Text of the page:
If you want to know what to keep and what to toss as you toss your next salad, check out this advice on how to make healthy salads.
Basics for a Great SaladAt a salad bar, take a moment to look over the selection before you start preparing your plate so you don't make common salad mistakes. When you do begin assembling your salad, pile up a large amount of leafy greens right away. Try to take up about three-fourths of your plate with greens, so you'll have less room for high-cal stuff.
Tip: Swap iceberg lettuce for darker greens, such as romaine lettuce or spinach, as they pack in more vitamins and minerals.
Some of the most nutritious foods at the salad bar are also the tastiest and lowest in fat and calories. Aim to add these veggies to every salad:
- red cabbage
If you have never eaten fruit in your salads, try adding cranberries, tangerine sections, sliced strawberries, apples slices or red grapes. They'll add sweetness that you may miss if you go sans dressing, and they'll boost your salad's nutrition, too.
What About the "Extras"?A scoop here and a sprinkle there can lead to too many extra calories before you can say, "Where are the croutons?" Consider the calorie count of some of these popular salad add-ons:
- chow mein noodles (½ cup) - 118 calories
- peanuts (1 Tbsp) - 50 calories
- regular cottage cheese (½ cup) - 116 calories
- pepperoni slices (1 oz.) - 140 calories
- fried noodles (½ cup) - 172 calories
- marinated artichoke hearts (1 oz.) - 60 calories
- potato salad (½ cup) - 179 calories
- tuna salad (½ cup) - 192 calories
- blue cheese (1 oz.) - 100 calories
Macaroni or pasta salad often contains a large amount of mayo (which provides around 100 calories per tablespoon). Dish out just half a cup of macaroni or pasta salad, and you'll add hundreds of calories to your salad in one fell swoop.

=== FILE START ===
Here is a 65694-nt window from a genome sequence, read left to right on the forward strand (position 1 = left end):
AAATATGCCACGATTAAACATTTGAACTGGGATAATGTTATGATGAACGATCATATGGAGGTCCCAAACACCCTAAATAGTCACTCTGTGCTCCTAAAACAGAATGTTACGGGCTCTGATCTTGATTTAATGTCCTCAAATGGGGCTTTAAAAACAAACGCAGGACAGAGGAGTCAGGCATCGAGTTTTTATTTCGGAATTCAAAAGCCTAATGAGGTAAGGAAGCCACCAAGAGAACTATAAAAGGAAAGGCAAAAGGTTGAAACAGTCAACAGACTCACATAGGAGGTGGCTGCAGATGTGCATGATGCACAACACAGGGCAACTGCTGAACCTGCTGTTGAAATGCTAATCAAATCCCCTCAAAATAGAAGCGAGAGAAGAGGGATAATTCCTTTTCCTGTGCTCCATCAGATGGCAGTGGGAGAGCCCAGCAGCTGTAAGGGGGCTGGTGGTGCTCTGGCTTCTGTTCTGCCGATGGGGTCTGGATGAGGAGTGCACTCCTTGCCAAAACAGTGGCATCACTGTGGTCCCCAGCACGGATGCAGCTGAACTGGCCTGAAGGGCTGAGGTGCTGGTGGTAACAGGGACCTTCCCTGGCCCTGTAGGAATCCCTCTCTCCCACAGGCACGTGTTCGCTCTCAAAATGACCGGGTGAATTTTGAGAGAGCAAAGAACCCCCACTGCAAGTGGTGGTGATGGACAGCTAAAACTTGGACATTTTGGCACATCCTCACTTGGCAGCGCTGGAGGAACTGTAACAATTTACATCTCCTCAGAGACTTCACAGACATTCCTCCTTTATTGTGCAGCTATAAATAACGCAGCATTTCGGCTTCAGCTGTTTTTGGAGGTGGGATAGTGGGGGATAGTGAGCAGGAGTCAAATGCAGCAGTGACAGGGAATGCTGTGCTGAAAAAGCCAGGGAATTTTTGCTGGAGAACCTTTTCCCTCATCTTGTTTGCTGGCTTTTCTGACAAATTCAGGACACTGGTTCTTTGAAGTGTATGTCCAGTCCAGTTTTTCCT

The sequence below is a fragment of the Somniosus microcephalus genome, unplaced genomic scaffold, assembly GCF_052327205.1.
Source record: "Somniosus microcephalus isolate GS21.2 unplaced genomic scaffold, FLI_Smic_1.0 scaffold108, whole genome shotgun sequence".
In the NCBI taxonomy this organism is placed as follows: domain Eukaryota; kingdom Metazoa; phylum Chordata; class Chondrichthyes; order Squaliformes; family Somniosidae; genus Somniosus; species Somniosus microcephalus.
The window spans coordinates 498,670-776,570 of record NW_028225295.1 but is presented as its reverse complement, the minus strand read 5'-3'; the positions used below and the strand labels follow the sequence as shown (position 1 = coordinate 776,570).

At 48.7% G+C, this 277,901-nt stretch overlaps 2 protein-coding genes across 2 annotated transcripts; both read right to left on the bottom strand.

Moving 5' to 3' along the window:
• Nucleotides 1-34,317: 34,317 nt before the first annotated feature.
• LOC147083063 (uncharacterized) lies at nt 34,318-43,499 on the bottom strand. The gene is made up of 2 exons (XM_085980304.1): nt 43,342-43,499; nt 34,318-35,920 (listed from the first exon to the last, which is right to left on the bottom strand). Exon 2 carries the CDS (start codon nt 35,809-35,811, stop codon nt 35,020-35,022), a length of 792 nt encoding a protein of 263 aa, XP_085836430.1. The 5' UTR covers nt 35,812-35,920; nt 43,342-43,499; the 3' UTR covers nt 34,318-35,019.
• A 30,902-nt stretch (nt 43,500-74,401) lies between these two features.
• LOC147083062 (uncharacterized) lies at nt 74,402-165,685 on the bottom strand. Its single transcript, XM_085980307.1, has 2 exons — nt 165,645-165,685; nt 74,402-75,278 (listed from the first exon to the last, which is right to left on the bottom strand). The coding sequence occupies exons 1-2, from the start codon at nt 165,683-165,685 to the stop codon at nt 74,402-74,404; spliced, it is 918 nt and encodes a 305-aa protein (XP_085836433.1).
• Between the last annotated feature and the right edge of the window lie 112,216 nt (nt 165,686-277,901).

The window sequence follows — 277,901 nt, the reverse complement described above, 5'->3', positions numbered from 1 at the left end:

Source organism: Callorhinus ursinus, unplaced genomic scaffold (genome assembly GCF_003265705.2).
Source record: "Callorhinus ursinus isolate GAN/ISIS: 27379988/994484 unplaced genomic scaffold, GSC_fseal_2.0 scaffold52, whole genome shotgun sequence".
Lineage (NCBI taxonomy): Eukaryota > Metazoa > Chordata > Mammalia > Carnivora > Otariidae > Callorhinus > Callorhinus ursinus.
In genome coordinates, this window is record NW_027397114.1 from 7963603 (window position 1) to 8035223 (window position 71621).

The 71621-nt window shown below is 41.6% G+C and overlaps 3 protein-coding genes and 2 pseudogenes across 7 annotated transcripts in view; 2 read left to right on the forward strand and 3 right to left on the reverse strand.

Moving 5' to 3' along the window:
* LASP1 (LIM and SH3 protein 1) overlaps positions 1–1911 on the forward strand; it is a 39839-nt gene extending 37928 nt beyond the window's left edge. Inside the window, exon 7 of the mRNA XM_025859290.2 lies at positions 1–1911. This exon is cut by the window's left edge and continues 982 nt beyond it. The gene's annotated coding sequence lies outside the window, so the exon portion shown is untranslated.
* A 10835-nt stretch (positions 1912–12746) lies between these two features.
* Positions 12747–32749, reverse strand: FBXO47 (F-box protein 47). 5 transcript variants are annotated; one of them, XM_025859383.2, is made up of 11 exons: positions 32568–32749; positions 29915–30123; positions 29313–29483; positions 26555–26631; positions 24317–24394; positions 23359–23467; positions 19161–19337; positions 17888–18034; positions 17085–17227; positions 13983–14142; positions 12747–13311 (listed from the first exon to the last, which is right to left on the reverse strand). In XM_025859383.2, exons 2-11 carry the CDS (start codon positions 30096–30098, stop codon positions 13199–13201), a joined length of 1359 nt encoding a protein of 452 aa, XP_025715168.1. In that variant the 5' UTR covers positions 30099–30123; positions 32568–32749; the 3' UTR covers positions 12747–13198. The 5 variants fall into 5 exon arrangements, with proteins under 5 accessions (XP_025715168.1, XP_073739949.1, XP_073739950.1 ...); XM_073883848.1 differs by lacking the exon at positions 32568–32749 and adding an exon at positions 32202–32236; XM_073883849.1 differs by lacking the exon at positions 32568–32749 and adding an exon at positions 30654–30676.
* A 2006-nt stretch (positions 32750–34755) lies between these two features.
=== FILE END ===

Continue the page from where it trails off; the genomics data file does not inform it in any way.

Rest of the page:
Croutons can add about 90 calories per half cup. Homemade croutons often have added fat and may even be deep fried. If you just can't have a salad without them, crush just a couple up and spread them all over your salad; you'll get some of the crunch and flavor and fewer calories.
Cheddar cheese is something most people sprinkle on their salads without a thought, but it isn't exactly a good choice, as most of its calories come from fat. Just two tablespoons of cheddar cheese provides a whopping 114 calories. If you just can't say no to cheese, make sure to use shredded -- as it's easier to disperse throughout your salad, you'll likely use less. Or, consider trying a stronger cheese, such as parmesan or Feta, since a very small amount goes a long way.
Marinated beets, marinated mixed vegetables, tomato and cucumber salad, carrot and raisin salad, and three bean salad should be enjoyed in moderation. They often are drenched in oil. While the "good" fat in olive oil provides benefits, its calories count, too, so it is possible to have too much of a good thing.
Tip: Say "adios" to the fried tortilla shell if you get a taco salad; the shell alone packs around 300 calories.
Give Your Salad Staying PowerTo make your salad stick to your ribs, it is important to add a metabolism-boosting protein source. Some good protein choices are:
- hard-boiled eggs
- egg whites
- grilled chicken
- boiled or steamed shrimp
- grilled salmon
- roasted turkey breast
- water-packed tuna
Tip: Salmon provides omega-3 fatty acids, making it a great choice for improving heart health while getting a protein boost.
If you don't eat meat, remember that you can get protein from other salad bar foods such as:
- garbanzo beans
- black beans
Tip: Choose chopped nuts over slivered or whole so you can spread them out throughout your salad and therefore use less.
More: Downsize Your Dressing Calories >>